It is my humble observation that most historical novels revolve around one or two historical events. Sometimes, the characters actually existed. Sometimes, there are fictional characters mixing with real-life people. So here’s my question: does a historical novel have to revolve around a particular event or can it just be about people living in that time, with the plot being about the characters rather than an event or a war or something else historically-major?
I mean, think about this for a second:
- An Infamous Army is about the lead up to and the battle of Waterloo
- The Widow of the South is about the Battle of Franklin during the Civil War and the aftermath of it, especially the Confederate cemetery on the grounds of the Carnton Plantation
- The Queen’s Dollmaker is about Versailles and, eventually, the French Revolution
- The Pirate Queen is about Grace O’Malley, who lived in late sixteenth century western Ireland, at a time when the Tudor conquest of Ireland and the stamping out of Gaelic culture was taking place.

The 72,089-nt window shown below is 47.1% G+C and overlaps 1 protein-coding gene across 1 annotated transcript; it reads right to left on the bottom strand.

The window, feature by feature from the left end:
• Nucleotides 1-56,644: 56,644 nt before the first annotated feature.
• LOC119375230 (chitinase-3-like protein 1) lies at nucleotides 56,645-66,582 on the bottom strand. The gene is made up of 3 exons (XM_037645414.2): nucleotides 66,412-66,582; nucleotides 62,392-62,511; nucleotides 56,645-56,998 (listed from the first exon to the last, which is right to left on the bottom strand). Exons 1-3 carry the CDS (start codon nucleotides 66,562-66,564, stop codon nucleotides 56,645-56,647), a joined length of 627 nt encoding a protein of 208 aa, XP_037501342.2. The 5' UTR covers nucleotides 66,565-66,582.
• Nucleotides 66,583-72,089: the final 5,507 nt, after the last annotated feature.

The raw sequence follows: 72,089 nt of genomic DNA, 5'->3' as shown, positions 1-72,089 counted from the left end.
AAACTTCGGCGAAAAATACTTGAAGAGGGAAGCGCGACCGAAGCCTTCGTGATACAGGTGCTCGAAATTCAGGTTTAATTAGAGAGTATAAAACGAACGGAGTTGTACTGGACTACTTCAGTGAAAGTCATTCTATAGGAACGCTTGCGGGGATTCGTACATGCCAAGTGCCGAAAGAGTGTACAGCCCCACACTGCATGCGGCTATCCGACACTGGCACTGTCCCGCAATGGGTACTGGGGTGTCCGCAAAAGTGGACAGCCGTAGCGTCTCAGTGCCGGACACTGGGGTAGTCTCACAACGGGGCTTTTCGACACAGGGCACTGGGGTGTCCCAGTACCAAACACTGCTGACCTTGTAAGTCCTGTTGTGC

- The Other Boleyn Girl is about Henry VIII and Anne Boleyn (and her execution) through the eyes of a real-life witness to those events, Mary Boleyn
- The Greatest Knight traces the rise of William Marshal, who eventually became Regent of England. Greatest Knight covers his life in the court of Henry II. The Scarlet Lion, the sequel, covers the events leading up to the Magna Carta.
This story is shaping up to be a tiny little bit about the ongoing war with France (the one that began soon after the French Republic was declared in 1793 and the one that didn’t end until Napoleon’s defeat in 1815). It’s about the rampant racism of the period–slavery was the norm in almost the whole world–and the efforts of a few to eradicate it through abolition movements. It’s about the society that upper class British people lived in then.